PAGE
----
Robert Hampton, American Renaissance, March 8, 2021
In 1969, FBI Director J. Edgar Hoover said, “The Black Panther Party, without question, represents the greatest threat to internal security of the country.” Today, popular media see the Black Panthers as heroes who fought “white supremacy.”
The latest example of this is the film Judas and the Black Messiah. It’s about the Black Panther leader Fred Hampton and his relationship with federal informant William O’Neal. Hoover and the FBI considered Hampton a possible “black messiah” — a charismatic leader capable of uniting black militants and the (mostly white) New Left. The “Judas” is O’Neal, a common criminal recruited by the FBI’s COINTELPRO program to infiltrate the Black Panther Party of Chicago. The information O’Neal passed on to government agents allegedly led to Hampton’s death at the hands of law enforcement in 1969.
The film begins with footage of 1968’s race riots before switching to a speech delivered by Hoover (played by Martin Sheen) to an auditorium filled with FBI agents. He makes his famous claim that the Black Panthers are America’s primary threat and says the agency must prevent the rise of a black messiah. He shows a clip of Fred Hampton to his audience, warning them this man could be that figure. Sitting in the auditorium is Agent Roy Mitchell (played by Jesse Plemons), who dutifully notes Hoover’s directive.
Mitchell meets William O’Neal (played by Lakeith Stanfield) after O’Neal’s arrest for impersonating an FBI agent to try to steal a gangster’s car. Mitchell tells the black criminal that he can either take a lengthy prison sentence or start working with COINTELPRO. The program infiltrated several groups Hoover thought were domestic threats, from the Ku Klux Klan to the Communist Party, and in the late ’60s, the Panthers became the program’s major focus.
Fred Hampton’s first scene in the film is at a local college giving a speech, in which he criticizes blacks who wear dashikis but don’t challenge capitalism. He claims to a skeptical audience that capitalists let blacks indulge in Afro identity because it poses no threat. He urges his black audience to overthrow capitalism and take power for themselves.
O’Neal joins the Black Panthers, but he isn’t enthusiastic. He’s frightened by the Panthers’ vast arsenal and shows little interest in political indoctrination. During a lecture on politics, Hampton makes O’Neal do pushups in front of the class for making a pass at a female classmate. Hampton tells the informant he must respect Panther women because they are our “sisters in arms.” The film tries to show the Panthers as feminists who always respected women, but that wasn’t the case. Panther leader Eldridge Cleaver bragged about raping white women as an insurrectionary act in his bestseller Soul on Ice. (Cleaver served time in jail for rape and admitted he raped both white and black women.) Panther leadership was allegedly responsible for murdering Betty Van Patter, a white bookkeeper who worked for the party. The party also opposed birth control, and “punished rank-and-file females for even minor ‘infractions’ by turning them out as prostitutes.” The film doesn’t mention any of this.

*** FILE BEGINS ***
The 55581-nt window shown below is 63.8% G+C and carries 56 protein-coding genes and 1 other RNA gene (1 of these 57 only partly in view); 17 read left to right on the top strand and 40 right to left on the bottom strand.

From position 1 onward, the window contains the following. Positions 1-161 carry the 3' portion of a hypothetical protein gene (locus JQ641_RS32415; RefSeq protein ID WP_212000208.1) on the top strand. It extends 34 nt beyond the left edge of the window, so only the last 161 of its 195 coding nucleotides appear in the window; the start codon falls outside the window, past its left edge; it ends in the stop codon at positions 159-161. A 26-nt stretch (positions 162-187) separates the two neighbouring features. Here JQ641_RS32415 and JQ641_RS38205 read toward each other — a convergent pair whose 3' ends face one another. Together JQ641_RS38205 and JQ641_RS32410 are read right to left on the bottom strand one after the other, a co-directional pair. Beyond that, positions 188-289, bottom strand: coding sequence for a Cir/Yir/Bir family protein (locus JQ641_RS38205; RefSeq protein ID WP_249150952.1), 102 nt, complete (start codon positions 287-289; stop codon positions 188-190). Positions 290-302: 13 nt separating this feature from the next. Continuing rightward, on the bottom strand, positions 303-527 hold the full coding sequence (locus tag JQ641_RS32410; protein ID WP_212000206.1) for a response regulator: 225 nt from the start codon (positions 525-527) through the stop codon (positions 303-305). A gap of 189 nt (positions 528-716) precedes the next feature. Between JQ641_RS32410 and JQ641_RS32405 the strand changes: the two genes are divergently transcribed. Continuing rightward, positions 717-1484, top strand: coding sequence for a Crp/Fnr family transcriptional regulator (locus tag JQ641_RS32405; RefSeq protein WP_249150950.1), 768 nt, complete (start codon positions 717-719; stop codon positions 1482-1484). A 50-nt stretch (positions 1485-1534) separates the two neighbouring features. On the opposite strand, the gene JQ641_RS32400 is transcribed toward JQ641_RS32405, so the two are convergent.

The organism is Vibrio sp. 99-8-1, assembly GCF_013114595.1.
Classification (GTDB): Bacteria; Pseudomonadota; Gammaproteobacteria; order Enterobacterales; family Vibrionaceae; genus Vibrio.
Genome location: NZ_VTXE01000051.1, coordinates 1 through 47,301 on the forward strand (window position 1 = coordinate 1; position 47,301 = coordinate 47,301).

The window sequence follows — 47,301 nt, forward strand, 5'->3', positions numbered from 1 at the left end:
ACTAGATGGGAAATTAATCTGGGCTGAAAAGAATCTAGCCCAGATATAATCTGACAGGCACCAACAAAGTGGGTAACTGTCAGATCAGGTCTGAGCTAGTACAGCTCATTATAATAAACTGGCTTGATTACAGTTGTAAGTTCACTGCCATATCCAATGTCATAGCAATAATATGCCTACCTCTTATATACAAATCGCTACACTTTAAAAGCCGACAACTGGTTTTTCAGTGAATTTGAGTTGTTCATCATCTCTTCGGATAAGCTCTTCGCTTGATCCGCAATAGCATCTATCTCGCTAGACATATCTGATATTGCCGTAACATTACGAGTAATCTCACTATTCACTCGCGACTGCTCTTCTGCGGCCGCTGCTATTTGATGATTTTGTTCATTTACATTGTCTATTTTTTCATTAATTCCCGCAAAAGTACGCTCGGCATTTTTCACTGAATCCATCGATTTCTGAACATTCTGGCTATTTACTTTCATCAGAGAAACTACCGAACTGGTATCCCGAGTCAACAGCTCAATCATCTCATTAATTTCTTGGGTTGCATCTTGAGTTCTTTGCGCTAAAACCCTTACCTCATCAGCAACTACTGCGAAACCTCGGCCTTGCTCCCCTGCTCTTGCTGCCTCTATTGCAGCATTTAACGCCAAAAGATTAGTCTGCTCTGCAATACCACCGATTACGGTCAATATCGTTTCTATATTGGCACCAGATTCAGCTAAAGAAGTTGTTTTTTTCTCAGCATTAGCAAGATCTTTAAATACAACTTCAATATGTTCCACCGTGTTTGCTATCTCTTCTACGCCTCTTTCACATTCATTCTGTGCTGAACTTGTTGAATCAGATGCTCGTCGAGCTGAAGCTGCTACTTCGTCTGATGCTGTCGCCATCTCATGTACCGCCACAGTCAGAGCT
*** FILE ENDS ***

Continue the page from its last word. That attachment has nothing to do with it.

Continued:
O’Neal realizes he isn’t getting close to Hampton, so he convinces Mitchell, his handler, to give him a car. The car elevates O’Neal’s status, and he becomes Hampton’s trusted driver. O’Neal, still working as an informant, begins traveling around Chicago with Hampton as he tries to build an anti-police “Rainbow Coalition” of common criminals, gang members, and down-and-out whites.
This worries the authorities and Hoover personally orders (in the film, at least) the arrest of Hampton on any charge possible. Police arrest Hampton for stealing $71 worth of ice cream and a judge sentences him to 2-5 years in jail. This is supposed to be an example of the system’s cruelty towards the Black Panthers. but the movie leaves out the details. According to court testimony, Hampton assaulted and held down the vendor while his friends stole the ice cream. Nor does the film mention that in 1969, Hampton was involved in kidnapping and severely beating a black couple over a missing gun scope. Hampton and 15 others were indicted.
The film repeatedly plays loose with the facts, often changing details to make the Panthers look more noble and less violent. In the movie, the Panthers’ Chicago chapter takes in George Sams, a member of the New Haven chapter who is on the run. Sams proudly tells how his chapter tortured a suspected informant, Alex Rackley, with boiling water to get him to confess, and later killed him. The story terrifies O’Neal, who shares it with Mitchell and asks for reassurance that his status as an informant is as a secret as possible. Mitchell speaks with his superiors about this. They tell him that Sams is an informant and they know all about him. They laugh about Rackely’s murder and claim that an informant would never be involved in such a crime.
In reality, the New Haven Black Panthers murdered Alex Rackley after torturing him for three days. They claimed falsely he was an informer, but he did provide state’s evidence at the Rackley murder trial in exchange for a lighter sentence. Sams also implicated Black Panther leader Bobby Seale in the murder (though Seale beat the charge in court). The film claims Sams accused Mr. Seale at the behest of the FBI, but again, there’s no evidence for this. Sams’ role in the film is to imply that informants and provocateurs, not genuine Panthers, were the cruel and violent ones.